AUSTIN, Texas – Until just a few years ago, Brance Hudzietz had never really thought about working for the Army – at least not as a civilian.
Upon graduating high school, he briefly considered joining the military to learn how to fly helicopters but decided it was not the right fit. Instead, he headed off to college at Arizona State University, receiving degrees in physics and mathematics before moving to Los Angeles to co-found and run a film production company.
It was not until life later took him to Austin – and specifically to a job with the city’s multi-functional Capital Factory, a tech startup accelerator, venture fund and coworking space – that he learned more about all the unique ways Department of the Army (DA) Civilians can support Army activities.
He actually learned about the opening for his current position, Entrepreneur in Residence at the Army Applications Laboratory (AAL), during an elevator ride at the Capital Factory, where AAL is housed.
“I bumped into two Army guys in an elevator, and I overheard them talking – ‘You know, we need to hire somebody who knows technology, knows how to build innovation programs, and they don’t need to speak Army, but they need to know how large organizations and small organizations can work together’ – and I was like, ‘That’s me,’” Hudzietz recalled.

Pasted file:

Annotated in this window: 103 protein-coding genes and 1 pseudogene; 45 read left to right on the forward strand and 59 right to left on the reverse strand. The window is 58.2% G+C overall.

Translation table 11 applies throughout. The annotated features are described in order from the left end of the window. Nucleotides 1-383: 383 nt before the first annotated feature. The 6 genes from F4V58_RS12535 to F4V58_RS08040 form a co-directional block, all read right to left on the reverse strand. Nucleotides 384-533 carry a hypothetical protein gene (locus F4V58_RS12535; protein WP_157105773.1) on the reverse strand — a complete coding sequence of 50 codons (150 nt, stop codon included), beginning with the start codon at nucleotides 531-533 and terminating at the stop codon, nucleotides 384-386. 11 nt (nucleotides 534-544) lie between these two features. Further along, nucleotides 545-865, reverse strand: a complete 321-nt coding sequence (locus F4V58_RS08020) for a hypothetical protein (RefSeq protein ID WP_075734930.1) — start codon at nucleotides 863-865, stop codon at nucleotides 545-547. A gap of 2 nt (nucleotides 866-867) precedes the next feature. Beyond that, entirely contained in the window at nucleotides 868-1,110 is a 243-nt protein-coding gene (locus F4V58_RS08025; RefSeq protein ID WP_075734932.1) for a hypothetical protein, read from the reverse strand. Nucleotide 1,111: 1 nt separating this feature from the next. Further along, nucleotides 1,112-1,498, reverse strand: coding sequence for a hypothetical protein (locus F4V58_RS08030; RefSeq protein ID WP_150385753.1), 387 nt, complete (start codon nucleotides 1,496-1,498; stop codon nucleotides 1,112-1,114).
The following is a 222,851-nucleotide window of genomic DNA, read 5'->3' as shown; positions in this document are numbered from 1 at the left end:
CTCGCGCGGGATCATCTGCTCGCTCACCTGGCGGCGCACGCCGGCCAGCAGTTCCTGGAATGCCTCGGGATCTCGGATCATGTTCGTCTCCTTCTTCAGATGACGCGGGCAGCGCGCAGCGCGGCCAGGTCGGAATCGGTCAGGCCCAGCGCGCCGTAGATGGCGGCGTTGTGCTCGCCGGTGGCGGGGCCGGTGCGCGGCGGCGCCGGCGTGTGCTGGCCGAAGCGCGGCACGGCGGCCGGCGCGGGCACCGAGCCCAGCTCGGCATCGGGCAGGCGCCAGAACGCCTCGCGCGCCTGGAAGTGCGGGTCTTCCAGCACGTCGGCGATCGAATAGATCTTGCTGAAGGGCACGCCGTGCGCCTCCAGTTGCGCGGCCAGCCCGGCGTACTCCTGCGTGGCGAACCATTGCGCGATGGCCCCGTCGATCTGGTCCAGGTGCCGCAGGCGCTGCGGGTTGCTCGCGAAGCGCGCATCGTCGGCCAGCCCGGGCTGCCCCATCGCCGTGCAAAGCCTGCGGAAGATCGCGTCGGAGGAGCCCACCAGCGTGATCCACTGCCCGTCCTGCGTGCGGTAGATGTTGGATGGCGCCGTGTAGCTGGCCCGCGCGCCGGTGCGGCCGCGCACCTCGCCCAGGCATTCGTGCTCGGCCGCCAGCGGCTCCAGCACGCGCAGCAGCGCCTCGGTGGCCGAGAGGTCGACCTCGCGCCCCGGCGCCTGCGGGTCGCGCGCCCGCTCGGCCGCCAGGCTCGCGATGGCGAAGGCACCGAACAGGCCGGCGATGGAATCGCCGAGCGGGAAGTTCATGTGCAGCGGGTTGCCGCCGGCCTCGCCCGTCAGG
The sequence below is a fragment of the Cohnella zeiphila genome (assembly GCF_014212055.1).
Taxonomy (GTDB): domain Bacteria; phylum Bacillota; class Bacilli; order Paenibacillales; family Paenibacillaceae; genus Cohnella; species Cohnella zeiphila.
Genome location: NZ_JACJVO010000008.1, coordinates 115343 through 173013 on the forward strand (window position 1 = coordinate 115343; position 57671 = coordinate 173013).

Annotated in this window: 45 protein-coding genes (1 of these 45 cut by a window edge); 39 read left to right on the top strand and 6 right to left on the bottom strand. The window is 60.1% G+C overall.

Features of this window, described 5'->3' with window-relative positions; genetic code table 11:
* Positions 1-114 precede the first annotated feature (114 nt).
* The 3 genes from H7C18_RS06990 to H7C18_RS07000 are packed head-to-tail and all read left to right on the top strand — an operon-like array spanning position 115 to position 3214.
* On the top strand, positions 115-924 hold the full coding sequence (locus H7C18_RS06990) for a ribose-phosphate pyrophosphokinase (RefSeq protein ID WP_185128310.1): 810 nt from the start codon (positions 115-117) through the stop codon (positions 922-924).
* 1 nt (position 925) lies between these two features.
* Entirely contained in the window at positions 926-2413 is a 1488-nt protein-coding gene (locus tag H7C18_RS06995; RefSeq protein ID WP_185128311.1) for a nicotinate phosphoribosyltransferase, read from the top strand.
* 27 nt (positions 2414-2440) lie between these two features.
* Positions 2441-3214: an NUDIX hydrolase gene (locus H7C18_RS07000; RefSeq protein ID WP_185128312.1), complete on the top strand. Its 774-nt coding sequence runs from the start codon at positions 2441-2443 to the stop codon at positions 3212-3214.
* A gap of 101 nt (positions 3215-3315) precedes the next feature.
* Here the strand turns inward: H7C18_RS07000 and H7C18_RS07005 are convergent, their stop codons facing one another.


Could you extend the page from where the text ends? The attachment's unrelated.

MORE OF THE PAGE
Now, Hudzietz helps run the Corporate Ventures section at AAL, managing relationships between industry and private capital markets with the Department of Defense (DOD). He finds the work both challenging and hugely rewarding.
“I don’t need to be the person wearing combat boots, running through the dirt and the mud. There are people that are going to be way better at that than I am, and I’m OK with it. But my skills, whatever they are, can be of value to the Army,” Hudzietz said. “I’m a geek at heart, and I love looking at hard and challenging problems.”
His previous experience building a film company that “specialized in helping early-stage creatives get their first projects up off the ground” proved beneficial when it came time to apply for the role, which he ultimately was offered.
Since becoming part of the AAL team in 2020, Hudzietz has been amazed by how much change and innovation the Army is embracing through organizations like AAL.
“We’re an innovation unit for the Army, and we particularly look at how can the Army leverage tech that’s being innovated or developed on the commercial sector in order to solve Army problems better, faster, cheaper,” he explained.
As a hybrid employee, he generally works from the office – a modern space in a high-rise building overlooking downtown Austin – three or four days a week. A typical workday can include participating in video and in-person conference calls, meeting with external parties, conducting market research and engaging on long-term strategic initiatives.
“I’m always trying to learn a little bit more about something that I didn’t know when I started the day,” Hudzietz said.
One of his primary tasks involves assessing overlap between public and private sector research and development, and then exploring how the Army can harness or learn from existing efforts.
“As an example, let’s say the Army is looking for a better battery, right? I’m going to say, ‘OK, where are the battery companies in the commercial sector, and how much do the commercial problems overlap with the Army property here?’ And so, I’m trying to identify where that pool of innovation is happening, and how can we, the Army, tap into that,” Hudzietz said.